• Silistraru, Tim.: 23, army officer, Bender
    • Zbierea, Kiril : 27, surveyor, Cahul
    • Sacara, Nicolae: 24, professor, Kishineff
    • Scobioala, Andrei: 32, professor, Baltz
    • Spinei, Kiril: 34, farmer, Soroca
  18. Stavriu, Gheorghe : 35, farmer, Cahul
    • Suruceanu, Teodor: 52, farmer, Kishineff
    • Tudor, Gheorghe : 33, teacher, Baltz
    • Tudos, Ion: 33, farmer, Baltz
    • Turcuman, Grigore: 26, farmer, Soroca
    • Uncu, Teodor: 34, civil service, Orhei
    • Halippa, Pantelimon: 34, journalist, Soroca
  19. Hertza, Teodor : n. d.
    • Tzurcan, Leonid: 23, civil service, Kishineff
    • Tzantzu, Vasile : 35, teacher, Kishineff
    • Cernautzan, Neculae : 26, soldier, Hotin
    • Ciornei, Neculae: 25, farmer, Cahul
    • Cijevschi, Vasile : 37, army officer, Bender
    • Ciorascu, Vasile : 31, farmer, Kishineff
  20. Cernof, Nicolae : n. d.
  21. Sholtuz, Nicolae : 60, farmer, Soroca
  22. Stere, Constantin: 54, professor, Soroca
    • Munteanu, Zamfir : n. d.
  23. Sucevan, Iacov; n., d,

Voted against Union

  1. Balamez, Shtefan: 35, civil service, Kishineff; Bulgarian
  2. Osmolovsky, Arcadie : n. d.; Ukrainian
  3. Starenki, Mihail : n. d.; Ukrainian

Refrained from Voting

    • Almendingher, Philipp: 50, farmer, Akkerman ; German
    • Bacsan, Zaharia: 49, farmer, Baltz
  1. Buciushcan, Gavril : 29, teacher, Orhei
    • Budnicenko, Nikitza: 36, farmer, Baltz; Ukrainian
    • Brinici, Gheorghe: 30, farmer, Baltz; Ukrainian
  2. Vizitiu, Eftimie : 37, farmer, Soroca
    • Gherman, Isac : 60, lawyer, Kishineff ; Hebrew
  3. Garbuz (Harbuz), Ioan: 31, civil service, Kishineff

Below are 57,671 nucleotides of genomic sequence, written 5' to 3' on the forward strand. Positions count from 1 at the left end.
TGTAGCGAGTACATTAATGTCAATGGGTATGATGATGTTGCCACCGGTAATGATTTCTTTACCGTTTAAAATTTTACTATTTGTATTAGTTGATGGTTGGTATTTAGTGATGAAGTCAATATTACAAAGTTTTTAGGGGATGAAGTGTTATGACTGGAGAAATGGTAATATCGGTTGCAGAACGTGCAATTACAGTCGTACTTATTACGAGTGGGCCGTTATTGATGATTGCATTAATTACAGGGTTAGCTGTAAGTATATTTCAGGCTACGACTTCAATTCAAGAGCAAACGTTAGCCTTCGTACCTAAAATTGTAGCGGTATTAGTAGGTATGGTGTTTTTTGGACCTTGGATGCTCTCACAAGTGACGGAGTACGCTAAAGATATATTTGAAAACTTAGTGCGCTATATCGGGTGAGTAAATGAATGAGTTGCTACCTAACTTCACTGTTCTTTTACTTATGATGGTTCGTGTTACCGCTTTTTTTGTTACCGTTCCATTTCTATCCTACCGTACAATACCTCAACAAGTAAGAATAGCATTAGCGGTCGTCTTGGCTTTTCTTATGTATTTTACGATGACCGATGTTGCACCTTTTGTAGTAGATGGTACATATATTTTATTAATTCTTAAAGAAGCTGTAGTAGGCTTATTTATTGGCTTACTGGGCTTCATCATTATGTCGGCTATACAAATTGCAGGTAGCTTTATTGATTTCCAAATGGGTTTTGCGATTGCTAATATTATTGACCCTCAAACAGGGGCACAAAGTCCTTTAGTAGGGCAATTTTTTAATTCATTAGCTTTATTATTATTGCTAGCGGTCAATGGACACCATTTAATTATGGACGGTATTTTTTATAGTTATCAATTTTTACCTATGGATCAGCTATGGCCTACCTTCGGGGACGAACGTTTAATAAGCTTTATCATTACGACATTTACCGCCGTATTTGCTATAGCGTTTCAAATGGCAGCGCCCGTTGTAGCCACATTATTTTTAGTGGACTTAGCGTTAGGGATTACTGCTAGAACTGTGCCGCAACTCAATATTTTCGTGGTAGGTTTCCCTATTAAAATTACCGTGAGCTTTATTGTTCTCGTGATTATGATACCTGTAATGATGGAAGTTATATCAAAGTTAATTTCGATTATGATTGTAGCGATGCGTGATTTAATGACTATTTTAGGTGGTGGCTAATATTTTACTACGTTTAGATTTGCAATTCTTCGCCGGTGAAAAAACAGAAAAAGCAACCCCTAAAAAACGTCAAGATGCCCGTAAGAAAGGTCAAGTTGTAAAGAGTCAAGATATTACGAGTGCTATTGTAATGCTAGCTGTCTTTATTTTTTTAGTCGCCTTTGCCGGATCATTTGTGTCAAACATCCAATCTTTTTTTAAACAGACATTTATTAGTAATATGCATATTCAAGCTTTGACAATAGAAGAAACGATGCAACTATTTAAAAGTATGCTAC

• Grubsky, Andrei: Kishineff; Ukrainian
  4. Diaconovici, Dragomir : n. d. 11.* Dumitrashcu, Ion: 28, farmer, Orhei
  5. Donico-Iordakesco, Serghie; Kishineff
  6. Corali (Coval ? ), Vasile : n. d.; Ukrainian
    • Curdinovsky, Vasile: 46, professor, Poltava
  7. Krivorukoff, Ivan: 42, workman, Bender; Russian
    • Kenigschatz, Eugen: 58, lawyer, Kishineff; Hebrew
  8. Cuncev, Petre : 47, farmer; Bulgarian
  9. Culava, Alexe: 43, farmer, Ismail
  10. Kiriloff, Teodor : 37, lawyer, Ismail (?) ; Bulgarian
  11. Lichtmann, Samuel; 60, civil service; Hebrew
  12. von Loesch, Alexander: n. d.; German
  13. Luneff, Vladimir: 39, professor; Russian
  14. Moldovan, Teodor : n. d.
    • Misircoff, Cristo: 43, professor,. Bolgrad; Bulgarian
    • Nagorneac, Iacov: 39, farmer, Hotin; Ukrainian
    • Nikitiuk, Teodor: 35, surveyor, Cahul; Ukrainian
  15. Popa, Ion: 28, farmer, Baltz
  16. Ponomareff, Gheorghe : n. d.
  17. Poliatinciuk, Petre : 36, civil service, Podolia; Ukrainian
  18. Slutski, Moise; 62, doctor, Kishineff (?) ; Hebrew
  19. Savenko, Mihail; n. d.; Ukrainian
  20. Tziganko, Vladimir: 31, engineer; Russian
    • Iurcu, Constantin; 34, farmer, Hotin
  21. Manitzin, Petre; 35, teacher; Russian
  22. Mildov (Maldoc?), Dimitrie; n. d.; Bulgarian
  23. Greculoff, Alexandru : n. d.; Russian

Absent from this Session

  1. Bajbeuk-Melicoff: 45, surveyor, Orhei; Armenian
  2. Ghertza (Hertza), Ioan; 34, farmer, Kishineff